• Pneumonia apparently resulting from aspiration became clinically apparent in an elderly man two days after admission to a private room on a general medical ward. Pneumonia developed in a patient in an adjacent room three days later. Both patients had group B Neisseria meningitidis isolated from a percutaneous transtracheal aspirate. A prevalence survey failed to identify meningococcal carriers among other ward patients. The index patient required frequent nasotracheal suctioning during the first two hospital days prior to penicillin G potassium therapy. The second patient was simultaneously receiving continuous oxygen therapy administered by nasal cannula. Events suggested that the organism may have been transmitted by direct contact, probably on the hands of hospital personnel.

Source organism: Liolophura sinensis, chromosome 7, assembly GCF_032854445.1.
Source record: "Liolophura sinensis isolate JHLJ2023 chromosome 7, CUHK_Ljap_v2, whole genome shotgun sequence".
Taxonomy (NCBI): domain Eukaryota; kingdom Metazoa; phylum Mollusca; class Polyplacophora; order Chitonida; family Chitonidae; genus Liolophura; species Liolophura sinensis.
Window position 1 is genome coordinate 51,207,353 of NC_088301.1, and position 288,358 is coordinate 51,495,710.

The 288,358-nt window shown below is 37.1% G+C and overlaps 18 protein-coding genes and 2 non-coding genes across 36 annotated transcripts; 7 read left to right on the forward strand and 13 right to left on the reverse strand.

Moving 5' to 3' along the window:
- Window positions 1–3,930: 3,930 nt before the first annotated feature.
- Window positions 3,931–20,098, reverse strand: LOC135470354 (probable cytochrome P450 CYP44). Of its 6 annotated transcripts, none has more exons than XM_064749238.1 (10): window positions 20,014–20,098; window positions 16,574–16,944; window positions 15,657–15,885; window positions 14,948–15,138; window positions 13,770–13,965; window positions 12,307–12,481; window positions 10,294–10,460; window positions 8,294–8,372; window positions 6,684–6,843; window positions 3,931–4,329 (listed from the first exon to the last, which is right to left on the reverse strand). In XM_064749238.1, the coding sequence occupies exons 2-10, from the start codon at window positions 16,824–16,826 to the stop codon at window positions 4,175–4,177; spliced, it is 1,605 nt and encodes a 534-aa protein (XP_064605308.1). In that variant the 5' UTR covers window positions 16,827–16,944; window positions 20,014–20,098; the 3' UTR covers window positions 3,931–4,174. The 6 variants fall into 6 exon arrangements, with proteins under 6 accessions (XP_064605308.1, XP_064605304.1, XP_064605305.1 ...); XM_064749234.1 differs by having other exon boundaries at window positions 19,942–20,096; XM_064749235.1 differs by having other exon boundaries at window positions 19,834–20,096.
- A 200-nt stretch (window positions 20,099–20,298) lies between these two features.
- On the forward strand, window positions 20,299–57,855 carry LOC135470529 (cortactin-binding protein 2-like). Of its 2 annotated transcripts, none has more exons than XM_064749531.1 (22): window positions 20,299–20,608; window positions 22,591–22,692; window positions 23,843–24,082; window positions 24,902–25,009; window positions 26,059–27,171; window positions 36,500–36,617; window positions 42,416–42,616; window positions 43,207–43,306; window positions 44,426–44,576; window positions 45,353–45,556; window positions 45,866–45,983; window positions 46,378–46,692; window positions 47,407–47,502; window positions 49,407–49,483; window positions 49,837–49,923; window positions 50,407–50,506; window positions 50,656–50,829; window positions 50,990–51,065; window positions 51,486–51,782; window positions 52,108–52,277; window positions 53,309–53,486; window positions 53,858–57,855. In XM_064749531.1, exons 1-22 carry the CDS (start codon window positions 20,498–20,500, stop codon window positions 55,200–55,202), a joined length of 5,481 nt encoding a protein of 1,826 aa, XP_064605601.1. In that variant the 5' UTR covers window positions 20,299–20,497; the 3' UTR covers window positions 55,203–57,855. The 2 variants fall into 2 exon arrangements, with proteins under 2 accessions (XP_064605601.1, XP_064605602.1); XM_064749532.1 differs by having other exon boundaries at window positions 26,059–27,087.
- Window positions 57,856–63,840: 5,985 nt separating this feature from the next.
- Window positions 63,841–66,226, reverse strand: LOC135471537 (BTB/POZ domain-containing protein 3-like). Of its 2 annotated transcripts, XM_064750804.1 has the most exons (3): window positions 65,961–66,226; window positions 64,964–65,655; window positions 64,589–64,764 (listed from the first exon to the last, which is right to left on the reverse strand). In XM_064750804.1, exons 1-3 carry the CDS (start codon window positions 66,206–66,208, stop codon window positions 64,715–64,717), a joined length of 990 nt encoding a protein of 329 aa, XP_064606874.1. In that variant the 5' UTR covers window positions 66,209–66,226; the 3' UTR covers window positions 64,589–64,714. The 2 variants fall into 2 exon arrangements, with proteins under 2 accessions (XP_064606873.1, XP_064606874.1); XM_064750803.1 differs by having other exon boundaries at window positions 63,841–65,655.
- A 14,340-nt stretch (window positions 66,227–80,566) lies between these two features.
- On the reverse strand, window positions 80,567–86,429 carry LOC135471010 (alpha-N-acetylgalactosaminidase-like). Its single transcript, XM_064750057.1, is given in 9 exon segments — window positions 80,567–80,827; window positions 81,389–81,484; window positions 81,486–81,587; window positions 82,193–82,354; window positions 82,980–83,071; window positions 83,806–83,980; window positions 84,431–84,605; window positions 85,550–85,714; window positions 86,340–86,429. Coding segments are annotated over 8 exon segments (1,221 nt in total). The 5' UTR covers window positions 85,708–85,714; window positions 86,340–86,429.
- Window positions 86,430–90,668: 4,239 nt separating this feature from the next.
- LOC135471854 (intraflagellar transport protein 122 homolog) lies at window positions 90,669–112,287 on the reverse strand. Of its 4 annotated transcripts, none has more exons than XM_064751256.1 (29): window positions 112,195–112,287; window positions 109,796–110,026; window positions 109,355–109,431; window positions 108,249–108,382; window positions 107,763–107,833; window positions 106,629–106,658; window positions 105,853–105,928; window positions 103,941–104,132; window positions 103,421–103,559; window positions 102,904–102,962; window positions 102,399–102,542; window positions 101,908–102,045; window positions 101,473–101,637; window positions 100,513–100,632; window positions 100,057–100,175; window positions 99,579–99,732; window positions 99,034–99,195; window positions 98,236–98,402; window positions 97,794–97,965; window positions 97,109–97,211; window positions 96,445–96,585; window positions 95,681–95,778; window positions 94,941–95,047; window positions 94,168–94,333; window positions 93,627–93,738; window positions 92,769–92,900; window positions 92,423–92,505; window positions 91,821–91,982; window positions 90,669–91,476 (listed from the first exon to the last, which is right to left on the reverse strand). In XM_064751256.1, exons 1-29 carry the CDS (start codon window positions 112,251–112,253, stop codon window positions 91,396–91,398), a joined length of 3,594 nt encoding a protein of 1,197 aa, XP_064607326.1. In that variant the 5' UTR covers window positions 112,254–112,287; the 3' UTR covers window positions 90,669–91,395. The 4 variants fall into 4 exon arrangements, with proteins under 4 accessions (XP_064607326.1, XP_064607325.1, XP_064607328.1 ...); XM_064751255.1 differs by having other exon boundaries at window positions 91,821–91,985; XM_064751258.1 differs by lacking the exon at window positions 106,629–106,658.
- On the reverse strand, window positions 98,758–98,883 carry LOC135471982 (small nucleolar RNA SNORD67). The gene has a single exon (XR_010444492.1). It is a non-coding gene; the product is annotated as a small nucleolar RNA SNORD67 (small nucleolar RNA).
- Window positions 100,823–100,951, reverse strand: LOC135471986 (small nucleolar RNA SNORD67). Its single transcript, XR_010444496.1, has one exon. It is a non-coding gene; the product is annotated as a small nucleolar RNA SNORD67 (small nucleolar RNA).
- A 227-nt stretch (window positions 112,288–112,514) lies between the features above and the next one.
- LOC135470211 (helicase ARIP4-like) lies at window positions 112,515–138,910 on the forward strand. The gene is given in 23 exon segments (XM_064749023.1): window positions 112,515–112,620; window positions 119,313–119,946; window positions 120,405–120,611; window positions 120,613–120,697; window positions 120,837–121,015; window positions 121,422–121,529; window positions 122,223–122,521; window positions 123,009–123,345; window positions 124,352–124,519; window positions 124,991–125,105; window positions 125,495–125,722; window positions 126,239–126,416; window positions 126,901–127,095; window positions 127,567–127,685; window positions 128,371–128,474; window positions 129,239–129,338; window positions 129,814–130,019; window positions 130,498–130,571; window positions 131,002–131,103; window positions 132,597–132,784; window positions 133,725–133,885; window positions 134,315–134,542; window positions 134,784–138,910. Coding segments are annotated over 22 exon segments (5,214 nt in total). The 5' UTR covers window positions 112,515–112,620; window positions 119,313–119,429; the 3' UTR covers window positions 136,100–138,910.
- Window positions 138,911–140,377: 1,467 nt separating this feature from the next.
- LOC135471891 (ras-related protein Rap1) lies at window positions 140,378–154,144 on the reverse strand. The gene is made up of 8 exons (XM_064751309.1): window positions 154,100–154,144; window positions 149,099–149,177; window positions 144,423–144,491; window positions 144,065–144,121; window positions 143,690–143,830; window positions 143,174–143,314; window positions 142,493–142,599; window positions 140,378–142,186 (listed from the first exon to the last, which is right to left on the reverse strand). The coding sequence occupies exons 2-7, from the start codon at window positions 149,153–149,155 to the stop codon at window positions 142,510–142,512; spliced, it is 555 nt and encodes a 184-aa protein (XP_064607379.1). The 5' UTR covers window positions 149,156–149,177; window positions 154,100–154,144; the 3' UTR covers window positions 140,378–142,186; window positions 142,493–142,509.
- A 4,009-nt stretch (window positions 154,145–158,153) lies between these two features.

(Arch Intern Med 1981;141:575-577)
Rose HD, Lenz IE, Sheth NK. Meningococcal Pneumonia: A Source of Nosocomial Infection. Arch Intern Med. 1981;141(5):575–577. doi:10.1001/archinte.1981.00340050027009
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